Pokemon, Popcorn and Public Spaces
It started the night before at the public tennis courts, when a mismatched gaggle of young people skipped straight through our game, clutching cell phones, laughing and oblivious. They were heading for the cemetery. In relaying the story to my son later that night I added that I thought they were looking for a place to smoke pot. “Uh, no, mom. They were looking for Pokemon.”
I downloaded the app and was hooked in five minutes. The next night found me at Queen Anne Square at 10 PM “walking the dog”. (I was looking for Pokemon. Newport is lousy with them.)
The Square is lovely; beautifully landscaped and sloped gently towards Narragansett Bay under the lights of the Trinity Church steeple, a church built in 1725 and a familiar landmark to those walking, driving, or boating.
Strangers were connecting quickly to get updates and learn strategy. A sweet young man, Gerald, helped me and another middle-aged newbie with strategy. We had an easy conversation while the dog waited patiently. It turns out we are work neighbors: Gerald at Inpopnito, a place that my family loves, and me at 1772 down the street at IYRS. I pass him every day.
The square and the surrounding area are rich Pokemon hunting grounds. The streets and public spaces (including many historical sites and markers) are the framework of the game, which uses GPS and local landmarks as touchstones like the historic Redwood Library and the League of American Wheelman Monument. Outside of a historic preservation conference I have never heard this many historic places being discussed with such intensity.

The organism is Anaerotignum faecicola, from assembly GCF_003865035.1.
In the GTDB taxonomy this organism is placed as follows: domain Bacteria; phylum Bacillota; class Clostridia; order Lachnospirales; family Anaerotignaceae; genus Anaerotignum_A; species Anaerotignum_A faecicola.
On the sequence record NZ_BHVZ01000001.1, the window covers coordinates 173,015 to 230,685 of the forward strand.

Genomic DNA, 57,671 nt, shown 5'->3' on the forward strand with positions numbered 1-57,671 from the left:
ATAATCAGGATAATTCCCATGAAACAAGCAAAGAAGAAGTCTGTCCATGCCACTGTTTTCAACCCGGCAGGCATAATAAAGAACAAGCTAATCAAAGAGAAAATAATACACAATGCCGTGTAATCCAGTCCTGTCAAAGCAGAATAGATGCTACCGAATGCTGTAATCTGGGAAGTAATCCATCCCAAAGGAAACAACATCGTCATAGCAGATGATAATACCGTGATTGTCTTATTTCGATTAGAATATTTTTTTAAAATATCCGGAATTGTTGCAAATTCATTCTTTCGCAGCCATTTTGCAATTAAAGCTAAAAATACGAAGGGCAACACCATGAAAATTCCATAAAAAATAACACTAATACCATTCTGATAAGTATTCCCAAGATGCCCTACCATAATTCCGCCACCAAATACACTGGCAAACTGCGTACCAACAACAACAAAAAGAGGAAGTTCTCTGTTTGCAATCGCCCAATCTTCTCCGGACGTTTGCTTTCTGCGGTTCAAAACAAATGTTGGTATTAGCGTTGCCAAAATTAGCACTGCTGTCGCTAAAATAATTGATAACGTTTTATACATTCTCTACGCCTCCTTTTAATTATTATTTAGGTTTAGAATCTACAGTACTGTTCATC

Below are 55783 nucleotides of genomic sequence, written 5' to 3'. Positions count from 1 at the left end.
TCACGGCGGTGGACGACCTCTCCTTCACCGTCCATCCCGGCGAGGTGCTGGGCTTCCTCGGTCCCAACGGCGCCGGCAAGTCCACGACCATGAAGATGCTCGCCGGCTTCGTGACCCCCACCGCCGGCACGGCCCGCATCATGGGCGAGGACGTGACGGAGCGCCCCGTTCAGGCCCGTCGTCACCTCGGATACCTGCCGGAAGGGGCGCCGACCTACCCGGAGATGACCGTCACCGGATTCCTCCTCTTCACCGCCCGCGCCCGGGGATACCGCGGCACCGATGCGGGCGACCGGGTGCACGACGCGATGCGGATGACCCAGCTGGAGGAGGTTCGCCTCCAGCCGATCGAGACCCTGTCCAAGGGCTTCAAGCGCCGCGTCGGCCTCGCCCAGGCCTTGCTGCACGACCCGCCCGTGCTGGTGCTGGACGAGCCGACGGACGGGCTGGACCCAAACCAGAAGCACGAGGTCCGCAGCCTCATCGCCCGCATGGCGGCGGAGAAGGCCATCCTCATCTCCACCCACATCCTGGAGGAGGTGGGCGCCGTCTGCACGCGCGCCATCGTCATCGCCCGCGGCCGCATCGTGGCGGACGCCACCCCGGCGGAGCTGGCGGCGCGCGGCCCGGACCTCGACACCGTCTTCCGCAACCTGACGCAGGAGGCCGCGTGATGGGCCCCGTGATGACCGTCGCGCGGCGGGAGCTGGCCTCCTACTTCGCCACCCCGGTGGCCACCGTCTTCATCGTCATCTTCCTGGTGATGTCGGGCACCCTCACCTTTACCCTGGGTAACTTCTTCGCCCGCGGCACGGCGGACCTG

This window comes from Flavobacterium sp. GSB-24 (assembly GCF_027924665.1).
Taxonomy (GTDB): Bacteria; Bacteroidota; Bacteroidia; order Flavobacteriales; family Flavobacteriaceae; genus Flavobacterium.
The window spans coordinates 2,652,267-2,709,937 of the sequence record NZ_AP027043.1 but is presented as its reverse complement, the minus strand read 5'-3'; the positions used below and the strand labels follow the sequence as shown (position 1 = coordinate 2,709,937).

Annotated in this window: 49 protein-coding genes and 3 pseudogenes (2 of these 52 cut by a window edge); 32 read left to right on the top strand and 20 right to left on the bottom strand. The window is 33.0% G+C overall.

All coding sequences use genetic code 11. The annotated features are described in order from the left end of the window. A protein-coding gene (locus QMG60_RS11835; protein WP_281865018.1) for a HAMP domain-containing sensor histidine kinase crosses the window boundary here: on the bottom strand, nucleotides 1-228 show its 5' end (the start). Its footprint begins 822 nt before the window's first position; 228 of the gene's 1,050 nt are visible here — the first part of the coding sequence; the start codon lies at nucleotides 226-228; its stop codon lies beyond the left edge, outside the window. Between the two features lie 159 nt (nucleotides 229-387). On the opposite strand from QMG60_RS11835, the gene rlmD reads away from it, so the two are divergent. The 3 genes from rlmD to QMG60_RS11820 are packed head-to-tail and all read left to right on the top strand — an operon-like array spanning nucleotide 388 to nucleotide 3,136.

The Pokemon Go phenomenon reminded me why the board and staff at 1772 have been thinking so much more about the importance of public byways and places to preservation- how we navigate and use the connective tissue of our historic cities. We are increasingly aware of the value of getting out of cars and moving by bicycle and by foot- how these modes of transportation clearly promote human-scale interaction and deeper appreciation of place.
It was evident last month on my trip to Copenhagen as we were gliding by bike through the incredible medieval city and I was surprised to feel a similar response while enjoying a little childish adventure in Queen Anne Square with Pokemon Go, a smashing success at enticing people out of their houses and into the streets and public spaces to explore the richness that has been there this whole time.
When we think of restoring historic cities, we have to pay serious attention to the role of the “arteries”; spaces where the energy of residents and visitors should flow freely. Car-free byways and public spaces are where we connect face-to-face and where community bonds are formed. This is both the historic use and the promising future of public byways and spaces. We have coined a term at 1772- “integrated historic revitalization” and these spaces are what integrate all of the historic pieces. A little Pokemon Go on a warm summer night reminded me why. After a horrifying week of escalating worldwide violence it was especially uplifting and reassuring to find so many strangers connecting on a warm summer night under the glow of the Trinity Church steeple.
My Pokemon Go career ended at level 5. I still don’t really know how to use it. But, I had a blast for a day or two and I got out of my house and rediscovered parts of my home city that I had missed or forgotten about. I also got to meet my neighbor Gerald and that was great, too. Go see him at Inpopnito: Popcorn in Disguise at 387 Thames Street in Newport, RI.